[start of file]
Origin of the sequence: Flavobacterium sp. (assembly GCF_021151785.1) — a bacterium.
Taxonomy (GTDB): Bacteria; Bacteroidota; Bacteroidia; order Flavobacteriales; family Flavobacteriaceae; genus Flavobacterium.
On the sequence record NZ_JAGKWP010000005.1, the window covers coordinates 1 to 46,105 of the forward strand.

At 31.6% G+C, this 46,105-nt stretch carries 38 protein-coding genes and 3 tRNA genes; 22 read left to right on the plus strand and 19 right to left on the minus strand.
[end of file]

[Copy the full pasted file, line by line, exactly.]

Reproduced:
Origin of the sequence: Flavobacterium sp. (assembly GCF_021151785.1) — a bacterium.
Taxonomy (GTDB): Bacteria; Bacteroidota; Bacteroidia; order Flavobacteriales; family Flavobacteriaceae; genus Flavobacterium.
On the sequence record NZ_JAGKWP010000005.1, the window covers coordinates 1 to 46,105 of the forward strand.

At 31.6% G+C, this 46,105-nt stretch carries 38 protein-coding genes and 3 tRNA genes; 22 read left to right on the plus strand and 19 right to left on the minus strand.